"Pesticide damage is very, very difficult to prove," says Jerry Thompson, the North Dakota department's pesticide coordinator. "We look at the potential for injury."
Peterson says Arizona does take into account the likelihood of harm, but he is leery of giving too much weight to something not supported by evidence. "It just leaves you open to legal challenges over and over again," he says. "If there are situations where problems have occurred, we will address it."
Although Peterson says evidence of damage is a prerequisite for a serious violation and steep fine, that was not the case in one of the rare $6,000 fines levied against a pilot.
Penny Freeman was flashing her headlights, but she couldn't stop pilot Tommy Socha from spraying methyl parathion as his plane dived under a power line, flew over the road and crossed a field south of Coolidge. The spray coated her windshield, but more important, Socha hit a field of alfalfa that was later harvested as hay for livestock. Investigator C. Ray Peery was worried that the chemical, which can cause serious problems for livestock, had contaminated the hay.
Peery warned the farmer who harvested the hay, but tests of the alfalfa showed safe levels for methyl parathion, and for acephate and chlorpyrifos, two chemicals left over from a previous application by Socha.
Just two years earlier, Socha paid only $42 for a complaint that pesticide exposure at a mobile home park caused four children to vomit.
In the alfalfa case, no people, crops or animals were damaged. The $6,000 penalty was based partly on how close Socha came to contaminating livestock's food, which could lead to contaminating the human food supply. A bigger issue was Socha's negligence, says Peterson. The pilot actually sprayed the car and the field, as opposed to allowing drift to hit an unintended target.
By avoiding similar violations during a year of probation, Socha ended up paying $2,000. The case is one of the few the department put in the serious category.
Southwest of Phoenix, fishermen scooping up poisoned fish from a canal didn't warrant the same concern.
Dove hunting season was under way, and Kevin Ellis and fellow officer Steve Middleton from the U.S. Fish and Wildlife Service had a farmer's permission to monitor hunters on September 1, 1997, at Paloma Partners Ranch southwest of Phoenix. But instead of watching birds become prey, the officers watched a black plane spray pesticide dangerously close to a canal bordering a cotton field.
An hour after the spraying, fumes still hung in the air. Ellis peered into the canal and saw water rippling with the jerks and twists of fish struggling for oxygen. Ellis drove down the canal for six miles, watching thousands of fish turning belly up.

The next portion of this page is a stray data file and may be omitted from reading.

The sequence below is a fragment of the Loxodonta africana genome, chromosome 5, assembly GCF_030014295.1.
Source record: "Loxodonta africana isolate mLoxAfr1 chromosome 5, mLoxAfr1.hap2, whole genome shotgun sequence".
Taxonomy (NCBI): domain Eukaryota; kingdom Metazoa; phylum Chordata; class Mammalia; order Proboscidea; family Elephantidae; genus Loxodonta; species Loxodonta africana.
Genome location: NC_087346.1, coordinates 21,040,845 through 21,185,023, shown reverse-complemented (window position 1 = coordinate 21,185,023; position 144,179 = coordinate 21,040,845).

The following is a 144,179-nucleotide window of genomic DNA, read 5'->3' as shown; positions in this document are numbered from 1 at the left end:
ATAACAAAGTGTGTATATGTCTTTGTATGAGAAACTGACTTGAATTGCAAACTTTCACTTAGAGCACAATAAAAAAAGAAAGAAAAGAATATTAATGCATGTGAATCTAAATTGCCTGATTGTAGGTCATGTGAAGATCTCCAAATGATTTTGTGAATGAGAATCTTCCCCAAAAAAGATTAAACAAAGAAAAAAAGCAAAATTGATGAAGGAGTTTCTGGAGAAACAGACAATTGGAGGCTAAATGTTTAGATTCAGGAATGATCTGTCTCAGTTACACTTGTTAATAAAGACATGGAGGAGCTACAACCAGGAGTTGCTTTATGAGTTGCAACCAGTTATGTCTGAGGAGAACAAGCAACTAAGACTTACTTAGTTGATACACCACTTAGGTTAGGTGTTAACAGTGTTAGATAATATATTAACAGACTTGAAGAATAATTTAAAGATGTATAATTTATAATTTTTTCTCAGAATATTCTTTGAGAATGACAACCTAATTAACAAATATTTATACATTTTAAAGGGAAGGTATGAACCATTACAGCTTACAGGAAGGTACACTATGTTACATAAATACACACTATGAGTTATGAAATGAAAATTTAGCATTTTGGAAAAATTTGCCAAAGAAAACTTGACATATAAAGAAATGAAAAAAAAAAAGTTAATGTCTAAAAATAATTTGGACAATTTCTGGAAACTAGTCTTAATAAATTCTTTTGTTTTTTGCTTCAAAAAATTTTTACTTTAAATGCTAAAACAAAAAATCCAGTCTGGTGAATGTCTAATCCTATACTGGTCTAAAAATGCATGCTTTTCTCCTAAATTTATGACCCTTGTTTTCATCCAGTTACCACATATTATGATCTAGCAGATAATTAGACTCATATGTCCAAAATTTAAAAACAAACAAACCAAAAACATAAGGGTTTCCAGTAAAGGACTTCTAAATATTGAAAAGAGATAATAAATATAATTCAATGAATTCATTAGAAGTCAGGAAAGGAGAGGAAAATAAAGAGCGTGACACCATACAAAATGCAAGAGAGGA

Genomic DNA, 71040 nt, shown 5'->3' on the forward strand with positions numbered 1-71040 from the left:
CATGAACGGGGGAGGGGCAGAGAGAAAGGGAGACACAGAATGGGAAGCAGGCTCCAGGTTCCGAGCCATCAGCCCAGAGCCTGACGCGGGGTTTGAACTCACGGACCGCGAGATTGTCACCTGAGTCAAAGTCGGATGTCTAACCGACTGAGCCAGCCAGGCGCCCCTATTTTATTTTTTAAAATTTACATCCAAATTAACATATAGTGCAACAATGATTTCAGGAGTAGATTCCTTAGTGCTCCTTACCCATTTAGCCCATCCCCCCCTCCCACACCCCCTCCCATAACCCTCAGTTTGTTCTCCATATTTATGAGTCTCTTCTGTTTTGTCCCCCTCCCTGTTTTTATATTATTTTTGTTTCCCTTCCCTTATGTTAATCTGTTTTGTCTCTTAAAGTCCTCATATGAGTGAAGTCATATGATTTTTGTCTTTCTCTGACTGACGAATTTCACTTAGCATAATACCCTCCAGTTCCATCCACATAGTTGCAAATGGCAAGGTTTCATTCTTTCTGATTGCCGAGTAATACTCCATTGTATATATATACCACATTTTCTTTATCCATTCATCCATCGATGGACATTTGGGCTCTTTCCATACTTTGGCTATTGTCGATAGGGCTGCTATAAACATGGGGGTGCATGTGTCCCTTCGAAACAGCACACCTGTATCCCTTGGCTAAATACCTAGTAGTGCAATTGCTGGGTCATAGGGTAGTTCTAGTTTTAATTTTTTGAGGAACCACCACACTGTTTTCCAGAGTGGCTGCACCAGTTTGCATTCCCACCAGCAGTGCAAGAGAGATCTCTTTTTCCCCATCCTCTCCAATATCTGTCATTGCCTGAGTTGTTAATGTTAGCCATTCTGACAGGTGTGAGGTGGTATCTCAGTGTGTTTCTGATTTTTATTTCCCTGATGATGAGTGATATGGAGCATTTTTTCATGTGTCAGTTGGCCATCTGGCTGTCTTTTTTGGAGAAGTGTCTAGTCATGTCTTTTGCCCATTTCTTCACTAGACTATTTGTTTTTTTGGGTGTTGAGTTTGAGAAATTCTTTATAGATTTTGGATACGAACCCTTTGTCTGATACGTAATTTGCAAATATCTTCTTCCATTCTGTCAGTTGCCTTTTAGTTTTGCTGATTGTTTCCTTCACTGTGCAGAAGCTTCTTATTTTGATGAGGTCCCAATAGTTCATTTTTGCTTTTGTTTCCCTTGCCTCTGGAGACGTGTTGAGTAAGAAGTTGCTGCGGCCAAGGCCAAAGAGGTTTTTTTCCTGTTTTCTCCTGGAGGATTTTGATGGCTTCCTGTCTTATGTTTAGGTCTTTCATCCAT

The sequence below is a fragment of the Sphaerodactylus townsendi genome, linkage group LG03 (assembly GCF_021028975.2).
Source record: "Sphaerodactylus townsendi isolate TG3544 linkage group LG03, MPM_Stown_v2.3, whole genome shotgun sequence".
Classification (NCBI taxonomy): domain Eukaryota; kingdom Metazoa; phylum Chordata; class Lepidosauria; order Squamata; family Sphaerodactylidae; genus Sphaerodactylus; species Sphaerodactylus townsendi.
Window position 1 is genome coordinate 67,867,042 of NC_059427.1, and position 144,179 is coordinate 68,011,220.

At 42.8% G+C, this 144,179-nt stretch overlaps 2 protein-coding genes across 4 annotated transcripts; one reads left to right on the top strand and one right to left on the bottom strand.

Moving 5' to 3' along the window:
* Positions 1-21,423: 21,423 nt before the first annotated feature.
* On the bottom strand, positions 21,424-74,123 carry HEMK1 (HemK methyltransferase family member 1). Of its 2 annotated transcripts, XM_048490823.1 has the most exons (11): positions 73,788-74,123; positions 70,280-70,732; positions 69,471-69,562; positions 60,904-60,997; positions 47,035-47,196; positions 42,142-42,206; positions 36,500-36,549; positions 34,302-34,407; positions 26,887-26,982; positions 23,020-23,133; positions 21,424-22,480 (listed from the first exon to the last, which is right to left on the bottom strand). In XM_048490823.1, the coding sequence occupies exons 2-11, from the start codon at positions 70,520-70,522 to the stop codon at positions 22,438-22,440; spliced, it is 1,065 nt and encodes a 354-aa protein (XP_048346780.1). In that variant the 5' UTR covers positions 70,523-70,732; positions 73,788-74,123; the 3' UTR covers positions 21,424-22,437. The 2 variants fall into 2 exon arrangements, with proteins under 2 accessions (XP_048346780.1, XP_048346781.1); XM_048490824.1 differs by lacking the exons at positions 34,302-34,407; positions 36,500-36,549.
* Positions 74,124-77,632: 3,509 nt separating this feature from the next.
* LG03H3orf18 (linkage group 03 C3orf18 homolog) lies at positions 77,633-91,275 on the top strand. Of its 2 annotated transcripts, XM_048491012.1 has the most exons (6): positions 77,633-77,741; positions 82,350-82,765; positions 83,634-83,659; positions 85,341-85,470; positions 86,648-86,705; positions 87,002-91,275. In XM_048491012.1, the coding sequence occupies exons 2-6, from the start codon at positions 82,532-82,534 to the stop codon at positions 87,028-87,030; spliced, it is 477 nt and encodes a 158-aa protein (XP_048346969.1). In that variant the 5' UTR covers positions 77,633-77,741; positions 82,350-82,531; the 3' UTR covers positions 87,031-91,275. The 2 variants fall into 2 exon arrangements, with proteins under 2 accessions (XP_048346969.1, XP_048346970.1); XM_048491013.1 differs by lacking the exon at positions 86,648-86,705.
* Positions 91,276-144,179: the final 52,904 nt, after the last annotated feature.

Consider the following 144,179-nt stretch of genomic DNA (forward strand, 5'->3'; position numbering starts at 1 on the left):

Then he saw something more frightening: fishermen dipping their nets into the canal, scooping out the floating fish and loading them into their vehicles for food. Ellis says he ran up to them, pleading with as many as he could not to take the poisoned fish, but more people were coming to the water as he spoke, and he wasn't sure if he stopped everyone in time.
The incident was reported to the federal Environmental Protection Agency, which turned over the case to the Arizona Department of Agriculture.
The fishermen apparently meant little to the department. Daniel Bossard of Pierce Aviation, the offending pilot, received points for killing fish and for knowingly committing the violation. No points were assigned for evidence of human exposure, water contamination (the pesticides Lorsban and Thiodan were detected), or bird kills (Middleton found a dead turkey vulture near the canal, which wasn't retrieved or tested by the department).
Asked about the void of penalties for possible human harm, given the water and fish contamination, Peterson says that aspect was considered, but the department threw up its hands when it discovered that the canal, the water and the fish all belonged to Paloma Partners Ranch. "Those people [the fishermen] would have been trespassing," says Peterson. Had it been a public water source, which it wasn't, the outcome would have been different, he added.
Bossard's violation, his fourth complaint since 1990, was deemed non-serious, and the department fined him $113. His case history includes investigations into the spraying of a trailer park and its pool area in September 1991, and pesticide drift onto a romaine lettuce field in March 1994. Further information was not available because of the destruction of paper files after five years.
Bossard was not surprised by the fish kill, according to an investigator's report. Although winds were calm, and nothing unusual happened, Bossard told the investigator he faced a number of obstacles: fish stocked close to a cotton field, a pesticide that tends to hang in the air, and humidity that makes drift hard to avoid.